Brown Soda Bread

Relationships are full of compromise.

“Can you turn off the light?”

Roo rolled over. “Why do I have to turn off the light?”

I shut my book and placed it on the floor by the bed. “Because you won’t let me buy a Clapper.”

“Because we’re not 90 years old.”

I clapped twice. “See, if we had the Clapper right now, we’d be sleeping.”

“We’re not getting a Clapper. But I’ll turn off the light.”

Sometimes there’s bargaining.

“Big Dave wants to play Halo.”

“Does Big Dave know that Halo makes my eyes bleed?”

Roo laughed. “Big Dave only plays Halo and he just texted to see if I’d play.”

I pursed my lips. I did not want to spend the evening hearing the game announce phrases like, ‘Yoink,’ ‘Swat’ and ‘Infected,’ repeatedly. “I’ll play Minecraft with you if you don’t play Halo.”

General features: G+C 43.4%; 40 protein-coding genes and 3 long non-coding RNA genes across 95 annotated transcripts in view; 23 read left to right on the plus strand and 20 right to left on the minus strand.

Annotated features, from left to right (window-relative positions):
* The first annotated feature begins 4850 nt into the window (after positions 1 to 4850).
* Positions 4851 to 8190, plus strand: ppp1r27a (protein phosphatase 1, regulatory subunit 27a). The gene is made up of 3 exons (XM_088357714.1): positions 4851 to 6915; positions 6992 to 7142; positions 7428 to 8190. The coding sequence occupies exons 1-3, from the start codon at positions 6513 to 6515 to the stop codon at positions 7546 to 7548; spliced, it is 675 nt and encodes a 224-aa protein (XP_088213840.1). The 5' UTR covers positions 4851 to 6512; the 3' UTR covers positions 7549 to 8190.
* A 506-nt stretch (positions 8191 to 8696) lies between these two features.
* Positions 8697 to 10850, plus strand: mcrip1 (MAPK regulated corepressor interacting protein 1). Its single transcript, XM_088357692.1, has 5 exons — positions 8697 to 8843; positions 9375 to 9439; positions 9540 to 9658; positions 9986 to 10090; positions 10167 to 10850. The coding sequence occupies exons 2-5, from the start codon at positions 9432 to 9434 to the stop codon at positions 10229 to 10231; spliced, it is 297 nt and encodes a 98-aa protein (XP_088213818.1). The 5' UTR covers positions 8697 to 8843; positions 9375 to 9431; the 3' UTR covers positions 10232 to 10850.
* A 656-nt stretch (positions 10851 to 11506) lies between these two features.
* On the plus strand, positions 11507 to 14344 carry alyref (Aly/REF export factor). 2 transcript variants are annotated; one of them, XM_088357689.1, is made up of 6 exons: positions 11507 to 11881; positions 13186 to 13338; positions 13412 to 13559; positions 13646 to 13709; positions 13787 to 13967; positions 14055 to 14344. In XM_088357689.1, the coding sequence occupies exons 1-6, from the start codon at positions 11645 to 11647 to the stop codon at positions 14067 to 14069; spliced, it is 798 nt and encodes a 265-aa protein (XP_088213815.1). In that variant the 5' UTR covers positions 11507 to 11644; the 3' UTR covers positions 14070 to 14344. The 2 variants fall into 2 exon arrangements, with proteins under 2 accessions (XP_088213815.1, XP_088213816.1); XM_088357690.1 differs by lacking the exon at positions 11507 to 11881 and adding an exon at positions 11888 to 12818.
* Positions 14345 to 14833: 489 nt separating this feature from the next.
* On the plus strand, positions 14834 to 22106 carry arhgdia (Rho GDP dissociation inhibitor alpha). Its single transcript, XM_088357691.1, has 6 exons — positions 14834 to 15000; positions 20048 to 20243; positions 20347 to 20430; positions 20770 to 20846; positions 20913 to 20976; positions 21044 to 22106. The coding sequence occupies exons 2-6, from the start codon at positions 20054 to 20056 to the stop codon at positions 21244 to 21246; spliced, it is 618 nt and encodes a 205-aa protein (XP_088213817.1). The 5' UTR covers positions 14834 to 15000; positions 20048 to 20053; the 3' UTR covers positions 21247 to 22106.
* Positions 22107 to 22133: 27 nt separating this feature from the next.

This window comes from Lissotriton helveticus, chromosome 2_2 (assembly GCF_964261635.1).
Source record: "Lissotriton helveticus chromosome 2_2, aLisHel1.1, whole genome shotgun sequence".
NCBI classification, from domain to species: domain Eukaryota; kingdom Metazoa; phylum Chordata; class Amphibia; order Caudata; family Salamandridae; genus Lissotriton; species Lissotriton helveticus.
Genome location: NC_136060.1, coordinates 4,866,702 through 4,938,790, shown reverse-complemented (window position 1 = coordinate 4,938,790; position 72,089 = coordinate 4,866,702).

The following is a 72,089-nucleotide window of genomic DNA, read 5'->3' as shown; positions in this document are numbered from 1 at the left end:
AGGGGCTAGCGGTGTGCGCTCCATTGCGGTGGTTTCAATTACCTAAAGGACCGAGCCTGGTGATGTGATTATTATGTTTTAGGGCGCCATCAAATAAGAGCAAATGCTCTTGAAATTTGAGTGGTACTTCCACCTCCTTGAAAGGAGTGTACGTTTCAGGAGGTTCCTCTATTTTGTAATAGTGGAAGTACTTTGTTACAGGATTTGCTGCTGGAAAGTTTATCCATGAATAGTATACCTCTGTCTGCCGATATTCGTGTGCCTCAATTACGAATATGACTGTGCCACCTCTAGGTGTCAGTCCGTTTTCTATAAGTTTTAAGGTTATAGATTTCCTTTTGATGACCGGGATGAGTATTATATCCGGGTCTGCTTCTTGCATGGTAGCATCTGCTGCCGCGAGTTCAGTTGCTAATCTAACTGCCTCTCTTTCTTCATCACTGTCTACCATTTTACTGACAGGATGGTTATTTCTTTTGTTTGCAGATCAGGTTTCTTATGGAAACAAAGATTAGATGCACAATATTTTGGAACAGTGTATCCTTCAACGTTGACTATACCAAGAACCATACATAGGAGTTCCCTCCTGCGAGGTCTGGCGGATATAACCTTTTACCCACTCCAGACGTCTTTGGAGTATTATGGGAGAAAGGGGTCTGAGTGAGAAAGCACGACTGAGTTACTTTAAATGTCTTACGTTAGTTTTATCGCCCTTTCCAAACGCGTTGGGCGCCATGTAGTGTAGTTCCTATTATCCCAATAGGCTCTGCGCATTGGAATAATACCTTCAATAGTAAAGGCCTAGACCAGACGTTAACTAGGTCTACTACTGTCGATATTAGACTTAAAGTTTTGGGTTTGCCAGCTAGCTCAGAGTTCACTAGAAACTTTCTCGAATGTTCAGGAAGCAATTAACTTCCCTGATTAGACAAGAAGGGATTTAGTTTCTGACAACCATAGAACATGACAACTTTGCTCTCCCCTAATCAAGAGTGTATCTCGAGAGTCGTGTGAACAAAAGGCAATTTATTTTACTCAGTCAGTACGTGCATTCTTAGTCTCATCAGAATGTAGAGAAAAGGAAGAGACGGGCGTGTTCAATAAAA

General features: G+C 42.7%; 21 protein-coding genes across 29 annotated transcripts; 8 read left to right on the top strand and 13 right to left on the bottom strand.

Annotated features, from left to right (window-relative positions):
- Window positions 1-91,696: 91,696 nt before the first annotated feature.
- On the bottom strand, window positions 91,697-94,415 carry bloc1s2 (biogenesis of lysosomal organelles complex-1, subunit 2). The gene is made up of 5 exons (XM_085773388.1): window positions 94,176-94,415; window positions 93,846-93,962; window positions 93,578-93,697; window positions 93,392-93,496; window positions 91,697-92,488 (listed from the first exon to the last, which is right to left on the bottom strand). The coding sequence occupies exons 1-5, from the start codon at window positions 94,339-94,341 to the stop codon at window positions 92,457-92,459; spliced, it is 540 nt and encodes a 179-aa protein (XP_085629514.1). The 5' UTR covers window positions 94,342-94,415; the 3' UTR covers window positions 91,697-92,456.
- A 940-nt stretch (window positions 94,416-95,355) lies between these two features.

Roo set down his controller. “You never want to play Minecraft.”

“I do. Right now.”

“So I won’t play Halo?”

“I’ve been meaning to get into an 8-bit world where you can, you know, mine things.”

“One hour.”


“One hour. I don’t want you to play for sixty seconds and say you’re done.”

“You know me too well. Ten minutes.”

“An hour. I know you’ll like it.”

“Thirty minutes, and I get to keep all the cool stuff we find.”

“This coming from the girl who never wanted to play Minecraft.”

But more often than not there are unexpected moments of thoughtfulness.

“I spent my last hour at work talking to a PhD who thinks he’s God,” I said, walking in to our apartment.

“I’m making us a snack,” Roo called out from the kitchen.

“You’re what?” I kicked off my shoes, closed the door and walked over to the stove.  “Oh, you made toast! Is there peanut butter?”

“It’s in the cupboard.” Roo said, handing me a slice of deeply browned soda bread.  “Careful, it’s still hot.”

I grabbed the tub of peanut butter out of the cupboard and popped off its lid. “How did you know this is exactly what I wanted?”

“When you texted me, ‘I just pictured his face melting off,’ I figured this would be a better solution.”

“Of course. Less mess.”